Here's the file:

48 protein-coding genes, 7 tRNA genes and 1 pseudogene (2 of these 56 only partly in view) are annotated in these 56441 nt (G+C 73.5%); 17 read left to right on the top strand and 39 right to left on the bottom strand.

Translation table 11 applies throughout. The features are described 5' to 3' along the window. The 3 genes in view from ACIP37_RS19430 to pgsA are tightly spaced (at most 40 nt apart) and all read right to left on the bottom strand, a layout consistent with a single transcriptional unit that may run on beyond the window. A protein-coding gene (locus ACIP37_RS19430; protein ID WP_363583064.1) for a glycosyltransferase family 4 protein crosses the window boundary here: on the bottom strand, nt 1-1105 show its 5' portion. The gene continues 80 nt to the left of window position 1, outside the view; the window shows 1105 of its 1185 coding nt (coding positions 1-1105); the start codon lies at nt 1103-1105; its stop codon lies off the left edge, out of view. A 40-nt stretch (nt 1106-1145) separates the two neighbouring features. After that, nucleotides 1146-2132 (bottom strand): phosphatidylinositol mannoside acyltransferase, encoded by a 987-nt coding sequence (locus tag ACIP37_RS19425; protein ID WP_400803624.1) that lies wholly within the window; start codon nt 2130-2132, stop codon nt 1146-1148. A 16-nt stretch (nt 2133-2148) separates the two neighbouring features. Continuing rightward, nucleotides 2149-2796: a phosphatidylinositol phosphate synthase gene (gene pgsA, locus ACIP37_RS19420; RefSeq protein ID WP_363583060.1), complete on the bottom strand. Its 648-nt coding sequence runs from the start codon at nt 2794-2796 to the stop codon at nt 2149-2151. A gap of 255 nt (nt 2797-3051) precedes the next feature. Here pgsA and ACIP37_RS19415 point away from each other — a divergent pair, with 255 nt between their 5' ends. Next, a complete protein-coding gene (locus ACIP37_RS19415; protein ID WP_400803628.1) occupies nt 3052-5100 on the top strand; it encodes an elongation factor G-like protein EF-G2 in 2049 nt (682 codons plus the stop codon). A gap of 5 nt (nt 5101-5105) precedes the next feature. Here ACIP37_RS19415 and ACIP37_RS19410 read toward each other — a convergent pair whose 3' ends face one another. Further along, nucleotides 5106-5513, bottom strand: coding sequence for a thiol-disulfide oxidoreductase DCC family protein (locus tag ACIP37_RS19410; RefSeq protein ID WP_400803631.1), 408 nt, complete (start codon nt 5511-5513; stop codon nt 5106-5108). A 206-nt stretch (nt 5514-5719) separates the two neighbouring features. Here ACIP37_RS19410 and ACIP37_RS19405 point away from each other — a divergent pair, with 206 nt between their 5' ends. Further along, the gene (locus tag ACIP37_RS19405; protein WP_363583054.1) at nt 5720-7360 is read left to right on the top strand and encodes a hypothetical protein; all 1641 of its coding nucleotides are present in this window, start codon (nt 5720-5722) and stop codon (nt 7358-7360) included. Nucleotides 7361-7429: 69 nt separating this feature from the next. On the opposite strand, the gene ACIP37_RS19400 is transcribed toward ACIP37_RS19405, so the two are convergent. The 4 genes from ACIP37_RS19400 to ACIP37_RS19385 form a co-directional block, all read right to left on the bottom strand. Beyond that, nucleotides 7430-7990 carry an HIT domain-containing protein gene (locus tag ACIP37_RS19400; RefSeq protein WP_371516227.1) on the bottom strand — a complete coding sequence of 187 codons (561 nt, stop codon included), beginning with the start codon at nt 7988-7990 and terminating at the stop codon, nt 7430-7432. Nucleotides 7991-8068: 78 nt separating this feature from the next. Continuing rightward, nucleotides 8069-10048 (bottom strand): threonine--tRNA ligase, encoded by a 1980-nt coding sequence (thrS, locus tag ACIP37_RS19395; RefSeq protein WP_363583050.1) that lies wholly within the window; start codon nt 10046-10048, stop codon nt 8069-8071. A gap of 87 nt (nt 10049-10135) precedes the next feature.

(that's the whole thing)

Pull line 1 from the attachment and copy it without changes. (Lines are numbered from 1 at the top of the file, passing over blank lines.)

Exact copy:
48 protein-coding genes, 7 tRNA genes and 1 pseudogene (2 of these 56 only partly in view) are annotated in these 56441 nt (G+C 73.5%); 17 read left to right on the top strand and 39 right to left on the bottom strand.